Meconium retention in foals

Meconium retention in foals
Once a newborn foal begins expelling yellow faeces, it is a good indication that it is drinking enough colostrum and the meconium has been expelled.
Photo: Dr Mac

The meconium is the black, sticky intestinal contents found in newborn foals. It consists of dead cells, amniotic fluid, bile and intestinal secretions accumulated while the foetus is still in the mare’s uterus.

Once the foal starts suckling, usually within three to four hours after birth, the meconium is expelled and replaced by bright yellow faeces.

If it hasn’t been expelled within six to 12 hours after the birth, the foal will show symptoms of colic, and become lethargic and stop suckling. It will also begin lifting its tail and straining. The symptoms of colic will include the foal stretching out its legs, kicking at its stomach or rolling.

The foal may also repeatedly stand up and lie down, and be reluctant to suckle.

Several neonatal diseases can lead to meconium retention. These include injuries caused by the mare stepping on or kicking the foal, dummy foal syndrome, neonatal isoerythrolysis, babesiosis, strangles, and herpes type 1. Colostrum is essential for the expulsion of meconium, as it acts as a mild laxative.

Inadequate consumption of colostrum is usually a result of the foal refusing to suckle, or the mare not allowing her foal to suckle, which normally only occurs if it is her first foal.

Diseases and disorders
The following is an explanation of the various diseases and disorders that may lead to the foal’s inability to suckle, thus retaining meconium:

Dummy foal syndrome
This is a result of a lack of oxygen before birth, or during birth. Foals often walk around in circles and may lack the suckling reflex, even when held up to suckle from the mare.

Neonatal isoerythrolysis
This is a genetic incompatibility between the mare’s and foal’s blood, caused by the Rh-factor. Affected foals are born normal, but become anaemic and jaundiced when they drink colostrum containing maternal TALKantibodies to their blood, thus destroying the foal’s red blood cells. They stop suckling, become weaker, stagger and collapse.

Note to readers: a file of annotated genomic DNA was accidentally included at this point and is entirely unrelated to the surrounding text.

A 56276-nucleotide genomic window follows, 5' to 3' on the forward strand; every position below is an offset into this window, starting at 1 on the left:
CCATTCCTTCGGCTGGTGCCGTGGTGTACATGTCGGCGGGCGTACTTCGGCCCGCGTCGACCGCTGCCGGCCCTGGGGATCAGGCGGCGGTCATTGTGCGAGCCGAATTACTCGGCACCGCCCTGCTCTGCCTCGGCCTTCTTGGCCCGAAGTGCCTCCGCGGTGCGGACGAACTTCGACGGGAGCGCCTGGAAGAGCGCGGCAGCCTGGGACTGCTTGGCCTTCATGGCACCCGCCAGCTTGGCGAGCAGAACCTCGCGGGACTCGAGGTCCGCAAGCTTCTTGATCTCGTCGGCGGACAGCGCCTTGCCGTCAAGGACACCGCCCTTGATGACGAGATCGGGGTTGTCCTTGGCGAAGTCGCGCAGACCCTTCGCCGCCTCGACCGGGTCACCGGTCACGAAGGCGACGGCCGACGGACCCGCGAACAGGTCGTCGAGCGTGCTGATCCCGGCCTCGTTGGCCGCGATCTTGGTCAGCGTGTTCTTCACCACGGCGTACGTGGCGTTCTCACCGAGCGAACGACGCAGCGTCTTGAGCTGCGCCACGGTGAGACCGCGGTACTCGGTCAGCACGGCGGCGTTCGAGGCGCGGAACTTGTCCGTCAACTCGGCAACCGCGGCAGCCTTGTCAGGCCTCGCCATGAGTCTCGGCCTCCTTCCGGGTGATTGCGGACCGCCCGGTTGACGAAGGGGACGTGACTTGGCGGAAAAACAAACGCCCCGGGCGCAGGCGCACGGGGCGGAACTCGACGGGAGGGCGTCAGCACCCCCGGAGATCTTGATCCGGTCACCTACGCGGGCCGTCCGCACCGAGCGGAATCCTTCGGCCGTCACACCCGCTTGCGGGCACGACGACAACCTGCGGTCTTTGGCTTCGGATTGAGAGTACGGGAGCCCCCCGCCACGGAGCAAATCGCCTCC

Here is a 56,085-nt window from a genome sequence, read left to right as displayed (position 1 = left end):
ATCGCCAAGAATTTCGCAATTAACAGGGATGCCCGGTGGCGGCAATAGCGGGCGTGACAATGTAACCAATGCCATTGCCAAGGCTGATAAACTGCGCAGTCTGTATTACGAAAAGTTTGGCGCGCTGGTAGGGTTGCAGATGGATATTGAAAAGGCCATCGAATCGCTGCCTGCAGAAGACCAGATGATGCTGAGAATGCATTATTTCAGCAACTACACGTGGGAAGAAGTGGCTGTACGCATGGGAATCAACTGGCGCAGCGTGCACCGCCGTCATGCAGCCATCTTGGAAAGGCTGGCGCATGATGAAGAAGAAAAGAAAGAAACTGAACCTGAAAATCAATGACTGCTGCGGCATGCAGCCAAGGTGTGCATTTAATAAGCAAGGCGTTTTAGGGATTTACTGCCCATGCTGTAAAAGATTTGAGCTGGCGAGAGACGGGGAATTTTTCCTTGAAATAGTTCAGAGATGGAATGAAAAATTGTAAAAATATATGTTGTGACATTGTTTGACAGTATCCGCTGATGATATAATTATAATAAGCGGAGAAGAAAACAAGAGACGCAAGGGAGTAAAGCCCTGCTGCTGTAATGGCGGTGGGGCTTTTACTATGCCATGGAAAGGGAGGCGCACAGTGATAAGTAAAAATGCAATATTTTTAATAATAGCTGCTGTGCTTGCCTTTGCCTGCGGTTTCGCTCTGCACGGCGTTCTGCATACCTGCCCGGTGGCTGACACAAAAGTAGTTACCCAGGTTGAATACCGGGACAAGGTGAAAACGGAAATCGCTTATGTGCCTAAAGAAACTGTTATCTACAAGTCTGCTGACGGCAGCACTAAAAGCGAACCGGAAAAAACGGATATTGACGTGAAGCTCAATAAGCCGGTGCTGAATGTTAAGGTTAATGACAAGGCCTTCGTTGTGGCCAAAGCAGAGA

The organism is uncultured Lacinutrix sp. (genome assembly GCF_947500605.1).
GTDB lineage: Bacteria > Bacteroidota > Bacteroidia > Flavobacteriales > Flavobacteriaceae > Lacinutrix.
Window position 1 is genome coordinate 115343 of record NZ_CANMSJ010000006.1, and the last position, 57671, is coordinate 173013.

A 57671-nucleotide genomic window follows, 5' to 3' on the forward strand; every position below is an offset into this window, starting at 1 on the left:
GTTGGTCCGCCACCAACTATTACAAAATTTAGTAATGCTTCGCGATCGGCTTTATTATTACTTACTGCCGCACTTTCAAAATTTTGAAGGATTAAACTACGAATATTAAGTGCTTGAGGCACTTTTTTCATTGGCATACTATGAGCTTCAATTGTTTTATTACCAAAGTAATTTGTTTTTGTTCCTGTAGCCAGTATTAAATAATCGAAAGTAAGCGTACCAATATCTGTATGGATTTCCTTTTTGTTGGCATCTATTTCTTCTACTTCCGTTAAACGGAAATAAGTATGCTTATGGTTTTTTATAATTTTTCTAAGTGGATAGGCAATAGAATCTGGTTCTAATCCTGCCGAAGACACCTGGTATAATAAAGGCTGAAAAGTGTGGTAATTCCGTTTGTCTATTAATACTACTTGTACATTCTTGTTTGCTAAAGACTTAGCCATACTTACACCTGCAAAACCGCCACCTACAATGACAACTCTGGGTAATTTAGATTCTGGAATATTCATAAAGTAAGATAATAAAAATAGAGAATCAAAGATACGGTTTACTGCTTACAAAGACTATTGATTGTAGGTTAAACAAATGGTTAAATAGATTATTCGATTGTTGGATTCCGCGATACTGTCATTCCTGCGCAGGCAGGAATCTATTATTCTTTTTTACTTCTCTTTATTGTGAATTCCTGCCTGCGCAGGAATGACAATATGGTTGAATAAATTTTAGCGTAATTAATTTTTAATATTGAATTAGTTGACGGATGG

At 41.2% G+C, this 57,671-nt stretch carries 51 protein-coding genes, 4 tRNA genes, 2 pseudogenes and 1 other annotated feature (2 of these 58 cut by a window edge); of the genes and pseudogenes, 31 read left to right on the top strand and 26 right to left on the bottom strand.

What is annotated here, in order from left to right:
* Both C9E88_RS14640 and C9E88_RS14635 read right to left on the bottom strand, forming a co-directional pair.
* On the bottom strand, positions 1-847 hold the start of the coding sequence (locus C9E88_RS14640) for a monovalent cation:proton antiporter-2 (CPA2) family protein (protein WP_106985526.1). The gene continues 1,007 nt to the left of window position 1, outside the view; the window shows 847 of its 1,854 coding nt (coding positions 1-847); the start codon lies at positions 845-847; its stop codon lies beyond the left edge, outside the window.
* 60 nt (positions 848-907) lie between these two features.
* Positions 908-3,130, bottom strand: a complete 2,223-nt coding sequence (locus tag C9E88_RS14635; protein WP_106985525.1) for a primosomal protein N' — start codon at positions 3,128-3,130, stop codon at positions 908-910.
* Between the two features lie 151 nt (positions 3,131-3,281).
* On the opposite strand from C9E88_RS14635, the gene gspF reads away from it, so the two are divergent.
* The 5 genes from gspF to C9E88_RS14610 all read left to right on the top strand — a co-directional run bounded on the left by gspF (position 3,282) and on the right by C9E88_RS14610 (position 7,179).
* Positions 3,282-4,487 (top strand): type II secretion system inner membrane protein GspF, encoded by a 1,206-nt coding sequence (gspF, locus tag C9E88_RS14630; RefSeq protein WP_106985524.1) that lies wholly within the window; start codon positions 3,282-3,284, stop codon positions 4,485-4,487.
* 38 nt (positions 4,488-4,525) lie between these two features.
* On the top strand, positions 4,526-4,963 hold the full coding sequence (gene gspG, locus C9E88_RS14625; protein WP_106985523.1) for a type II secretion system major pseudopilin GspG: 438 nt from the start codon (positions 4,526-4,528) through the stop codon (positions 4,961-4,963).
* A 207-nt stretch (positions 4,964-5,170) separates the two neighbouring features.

Neonatal babesiosis
This typically results in a weak foal that refuses to drink, is jaundiced and may show signs of nervousness or colic.

Strangles
This is caused by Streptococcus equi. Infection prior to birth can result in a weak foal with septicaemia.

Herpes type 1
Broodmares infected with the herpes type 1 virus usually abort or give birth to weak foals that die within two to three days. The respiratory system and liver are affected, and the foal may show jaundice, be reluctant to suckle, and exhibit depression or symptoms of nervousness.

Treatment
Large stud farms often keep records of mares being mated. This allows mares heavily in-foal to be moved into larger stables when they get close to foaling. They are then monitored.

After the foal is born, it’s examined and given a human paediatric enema to prevent meconium retention.

Small-scale breeders should check that foals are suckling strongly within three hours of birth, and watch the foal for signs of straining. The faeces normally turns yellow within about six hours, indicating that the meconium has been expelled.

In suspected cases of meconium retention, use an enema. If this doesn’t work, call your veterinarian, as the foal may need to be admitted. Impacted meconium can be removed surgically, but this is not always successful.

Dr Mac is an academic, a practising equine veterinarian and a stud owner.

https://www.farmersweekly.co.za/animals/horses/meconium-retention-foals/

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